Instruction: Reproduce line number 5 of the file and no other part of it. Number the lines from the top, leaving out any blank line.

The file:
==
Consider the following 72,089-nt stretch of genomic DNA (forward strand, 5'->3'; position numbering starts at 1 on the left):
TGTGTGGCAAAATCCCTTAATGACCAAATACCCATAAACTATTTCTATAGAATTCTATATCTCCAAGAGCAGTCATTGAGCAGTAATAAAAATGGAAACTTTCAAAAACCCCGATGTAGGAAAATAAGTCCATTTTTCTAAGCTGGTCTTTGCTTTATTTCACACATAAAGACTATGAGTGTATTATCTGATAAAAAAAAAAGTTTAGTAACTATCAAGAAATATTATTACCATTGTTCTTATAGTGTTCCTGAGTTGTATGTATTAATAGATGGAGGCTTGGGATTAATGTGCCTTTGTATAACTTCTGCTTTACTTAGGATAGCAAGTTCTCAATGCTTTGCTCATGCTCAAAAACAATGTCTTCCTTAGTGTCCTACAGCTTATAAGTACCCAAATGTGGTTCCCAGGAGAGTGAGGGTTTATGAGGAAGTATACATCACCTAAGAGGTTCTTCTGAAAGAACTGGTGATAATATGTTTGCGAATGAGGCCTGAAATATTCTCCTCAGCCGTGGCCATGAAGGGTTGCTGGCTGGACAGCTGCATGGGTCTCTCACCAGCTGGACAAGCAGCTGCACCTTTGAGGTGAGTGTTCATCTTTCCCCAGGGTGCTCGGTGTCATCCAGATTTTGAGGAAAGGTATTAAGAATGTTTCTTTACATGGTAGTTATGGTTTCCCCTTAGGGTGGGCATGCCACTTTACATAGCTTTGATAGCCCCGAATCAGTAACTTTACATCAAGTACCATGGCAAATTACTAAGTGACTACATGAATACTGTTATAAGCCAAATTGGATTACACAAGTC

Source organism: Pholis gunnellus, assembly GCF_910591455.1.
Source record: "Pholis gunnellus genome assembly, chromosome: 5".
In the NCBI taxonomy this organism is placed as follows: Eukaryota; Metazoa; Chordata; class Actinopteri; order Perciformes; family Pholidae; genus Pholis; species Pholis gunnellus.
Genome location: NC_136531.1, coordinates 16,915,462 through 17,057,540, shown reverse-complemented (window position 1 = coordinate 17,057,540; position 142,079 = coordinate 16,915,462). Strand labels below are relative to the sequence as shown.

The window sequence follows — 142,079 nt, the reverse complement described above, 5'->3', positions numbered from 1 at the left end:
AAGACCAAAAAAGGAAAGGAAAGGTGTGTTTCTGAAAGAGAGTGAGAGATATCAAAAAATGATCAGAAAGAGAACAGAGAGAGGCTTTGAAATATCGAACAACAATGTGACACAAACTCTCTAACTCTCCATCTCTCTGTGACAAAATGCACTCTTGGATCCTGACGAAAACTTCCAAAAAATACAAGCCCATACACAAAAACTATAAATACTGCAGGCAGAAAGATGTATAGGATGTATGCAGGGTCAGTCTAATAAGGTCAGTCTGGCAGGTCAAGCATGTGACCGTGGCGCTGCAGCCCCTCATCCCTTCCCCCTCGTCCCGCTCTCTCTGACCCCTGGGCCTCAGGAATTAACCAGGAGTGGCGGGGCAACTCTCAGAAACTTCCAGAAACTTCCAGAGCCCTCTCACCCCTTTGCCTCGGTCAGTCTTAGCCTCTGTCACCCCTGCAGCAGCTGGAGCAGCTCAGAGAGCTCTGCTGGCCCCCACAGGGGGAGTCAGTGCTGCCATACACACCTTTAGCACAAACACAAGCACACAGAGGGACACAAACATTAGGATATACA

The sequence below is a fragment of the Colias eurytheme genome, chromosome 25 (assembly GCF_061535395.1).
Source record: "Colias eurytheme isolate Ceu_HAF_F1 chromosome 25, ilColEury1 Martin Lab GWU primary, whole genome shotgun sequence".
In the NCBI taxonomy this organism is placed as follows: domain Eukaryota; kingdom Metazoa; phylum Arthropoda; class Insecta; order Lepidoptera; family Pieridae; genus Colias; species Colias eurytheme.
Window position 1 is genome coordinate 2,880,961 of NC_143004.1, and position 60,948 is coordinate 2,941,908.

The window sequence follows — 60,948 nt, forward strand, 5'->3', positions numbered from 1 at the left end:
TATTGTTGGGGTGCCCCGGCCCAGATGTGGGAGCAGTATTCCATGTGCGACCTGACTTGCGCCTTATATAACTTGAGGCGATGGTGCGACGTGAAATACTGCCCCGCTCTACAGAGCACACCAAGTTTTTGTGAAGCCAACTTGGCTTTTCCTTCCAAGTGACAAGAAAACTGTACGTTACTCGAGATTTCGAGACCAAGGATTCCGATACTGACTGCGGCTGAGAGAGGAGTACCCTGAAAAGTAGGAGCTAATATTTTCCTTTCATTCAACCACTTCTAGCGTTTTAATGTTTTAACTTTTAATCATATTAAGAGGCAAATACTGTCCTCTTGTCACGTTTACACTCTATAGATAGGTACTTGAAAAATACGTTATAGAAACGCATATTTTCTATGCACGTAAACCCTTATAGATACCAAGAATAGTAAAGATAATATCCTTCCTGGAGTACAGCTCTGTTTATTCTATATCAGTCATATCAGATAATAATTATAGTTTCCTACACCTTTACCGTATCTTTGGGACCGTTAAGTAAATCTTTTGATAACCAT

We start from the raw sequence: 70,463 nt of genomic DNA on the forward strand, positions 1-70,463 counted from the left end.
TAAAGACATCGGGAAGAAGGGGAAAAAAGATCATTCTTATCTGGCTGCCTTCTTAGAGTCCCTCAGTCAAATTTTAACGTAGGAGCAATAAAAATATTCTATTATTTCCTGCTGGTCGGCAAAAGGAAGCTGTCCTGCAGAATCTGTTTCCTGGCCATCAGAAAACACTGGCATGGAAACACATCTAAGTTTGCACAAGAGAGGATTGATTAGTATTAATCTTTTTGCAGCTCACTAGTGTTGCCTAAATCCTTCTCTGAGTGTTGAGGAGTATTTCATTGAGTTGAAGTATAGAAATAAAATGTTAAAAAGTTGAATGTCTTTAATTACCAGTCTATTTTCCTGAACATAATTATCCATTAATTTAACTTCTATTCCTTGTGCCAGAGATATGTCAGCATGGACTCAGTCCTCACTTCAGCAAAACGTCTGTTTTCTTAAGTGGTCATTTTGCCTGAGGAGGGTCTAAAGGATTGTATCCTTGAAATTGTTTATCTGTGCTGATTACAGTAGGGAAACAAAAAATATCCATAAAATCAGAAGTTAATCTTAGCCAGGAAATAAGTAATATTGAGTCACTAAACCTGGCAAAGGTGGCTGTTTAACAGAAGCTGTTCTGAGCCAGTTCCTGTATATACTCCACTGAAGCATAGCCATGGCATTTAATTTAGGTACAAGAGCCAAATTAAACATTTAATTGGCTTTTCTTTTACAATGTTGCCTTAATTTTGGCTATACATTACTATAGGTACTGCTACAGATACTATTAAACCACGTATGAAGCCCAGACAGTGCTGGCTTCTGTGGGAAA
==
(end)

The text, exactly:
In the NCBI taxonomy this organism is placed as follows: Eukaryota; Metazoa; Chordata; class Actinopteri; order Perciformes; family Pholidae; genus Pholis; species Pholis gunnellus.